Network Rail

Network Rail asks us to upskill its overhead line technicians

After struggling to find a UK training programme for its European-designed high-speed overhead contact system, Network Rail's High-Speed division asked us to develop a bespoke solution.

Their brief

The company wanted to upskill and refresh the knowledge of its overhead line technical engineers, who carry out crucial maintenance on the system. Rather than how to do their jobs, the training had to focus on why those jobs had to be done in a certain way, covering health and safety and engineering reasons. The programme did not need to be accredited but Network Rail was keen to include some kind of assessment to check to understand.

Our solution

Using the University’s engineering expertise, we delivered a two-day face-to-face training programme about the overhead contact system (OCS) used by Network Rail High Speed. This helped the technical engineers understand the fundamentals of the overhead line equipment and how it operates, mechanically and electrically. Topics included:

  • An overview of the OCS: The system, how it fits into the railway infrastructure, supporting technologies, the changing environment and demand, alternative supplies, safety matters.
  • Electrical technologies: From fundamental practical principles to a more theoretical understanding of the electrical elements of the OCS, moving on to electrical interfaces, AC/DC areas, and earthing matters.
  • Mechanical technologies, including mechanical arrangements, the geometry of OHLE, the Train Pantograph, failure modes and reliability, maintenance standards and maintenance periods.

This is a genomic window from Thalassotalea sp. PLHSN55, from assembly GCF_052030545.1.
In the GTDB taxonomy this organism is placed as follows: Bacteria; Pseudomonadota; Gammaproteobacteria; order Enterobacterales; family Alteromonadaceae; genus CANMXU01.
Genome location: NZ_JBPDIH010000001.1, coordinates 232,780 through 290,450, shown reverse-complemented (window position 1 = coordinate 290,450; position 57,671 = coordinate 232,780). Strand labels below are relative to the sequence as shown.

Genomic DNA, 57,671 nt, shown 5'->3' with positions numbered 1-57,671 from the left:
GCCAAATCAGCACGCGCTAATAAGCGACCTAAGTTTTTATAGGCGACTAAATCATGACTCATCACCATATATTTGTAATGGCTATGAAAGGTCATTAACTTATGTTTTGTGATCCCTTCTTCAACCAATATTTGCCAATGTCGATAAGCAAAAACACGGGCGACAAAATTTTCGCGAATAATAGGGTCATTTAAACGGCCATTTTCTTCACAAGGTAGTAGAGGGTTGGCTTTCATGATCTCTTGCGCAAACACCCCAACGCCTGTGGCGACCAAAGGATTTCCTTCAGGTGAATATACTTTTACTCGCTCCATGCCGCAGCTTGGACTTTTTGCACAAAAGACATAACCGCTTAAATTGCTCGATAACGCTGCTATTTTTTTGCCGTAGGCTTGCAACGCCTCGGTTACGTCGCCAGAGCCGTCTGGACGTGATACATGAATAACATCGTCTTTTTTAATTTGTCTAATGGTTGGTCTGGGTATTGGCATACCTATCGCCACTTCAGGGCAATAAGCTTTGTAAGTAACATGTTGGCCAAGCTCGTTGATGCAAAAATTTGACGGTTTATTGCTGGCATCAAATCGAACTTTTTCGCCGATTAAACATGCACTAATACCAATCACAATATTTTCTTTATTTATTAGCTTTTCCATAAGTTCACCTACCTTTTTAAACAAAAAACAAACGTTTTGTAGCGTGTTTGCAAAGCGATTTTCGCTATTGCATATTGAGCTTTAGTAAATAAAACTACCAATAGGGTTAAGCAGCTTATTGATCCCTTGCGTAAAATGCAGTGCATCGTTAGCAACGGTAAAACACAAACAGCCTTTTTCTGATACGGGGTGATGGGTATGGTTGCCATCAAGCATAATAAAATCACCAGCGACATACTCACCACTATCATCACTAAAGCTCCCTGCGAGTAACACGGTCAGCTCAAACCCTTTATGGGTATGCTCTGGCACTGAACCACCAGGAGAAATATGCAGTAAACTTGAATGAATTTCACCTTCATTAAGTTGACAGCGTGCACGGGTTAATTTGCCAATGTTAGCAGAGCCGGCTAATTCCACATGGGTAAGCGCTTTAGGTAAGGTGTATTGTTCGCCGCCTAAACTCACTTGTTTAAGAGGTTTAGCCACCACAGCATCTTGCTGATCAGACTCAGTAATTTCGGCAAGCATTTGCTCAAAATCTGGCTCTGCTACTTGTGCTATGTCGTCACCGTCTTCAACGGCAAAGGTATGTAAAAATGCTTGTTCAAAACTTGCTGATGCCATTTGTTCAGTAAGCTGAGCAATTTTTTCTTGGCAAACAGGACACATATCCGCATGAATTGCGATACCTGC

• Mechanical infrastructure, such as the kinematic envelope, open-route equipment and tunnel equipment.
  • Track technologies.
  • The physical environment: stations, tracks, tunnels, earthworks and drainage, access for measurement equipment.
  • Future trends and regulatory changes: HS2, specialisation and the need to keep a balanced overview, design for maintenance.

The training was very interactive, incorporating breakout sessions, group tasks and an informal class quiz at the end of the training to check the group’s understanding.

The sessions were delivered by three University academics who have significant relevant experience. They included:

  • a Chartered Civil Engineer with 27 years’ experience in the rail infrastructure industry
  • a mechanical engineer who is currently working with rail companies to develop new testing products for the rail maintenance industry
  • an electrical engineering specialist.

With a nationwide shortage of people who can install and maintain rail power lines, yet an upsurge in demand for these skills due to projects such as HS2 and Crossrail 2, we have high hopes for this programme and plan to develop similar solutions for other rail-related businesses in the UK.

“We’re creating a more knowledgeable, better-informed and better-engaged maintenance team, as well as assisting in the training and development of future employees.”

Dave Benson, Overhead Contact System Maintenance Engineer, Network Rail (High Speed)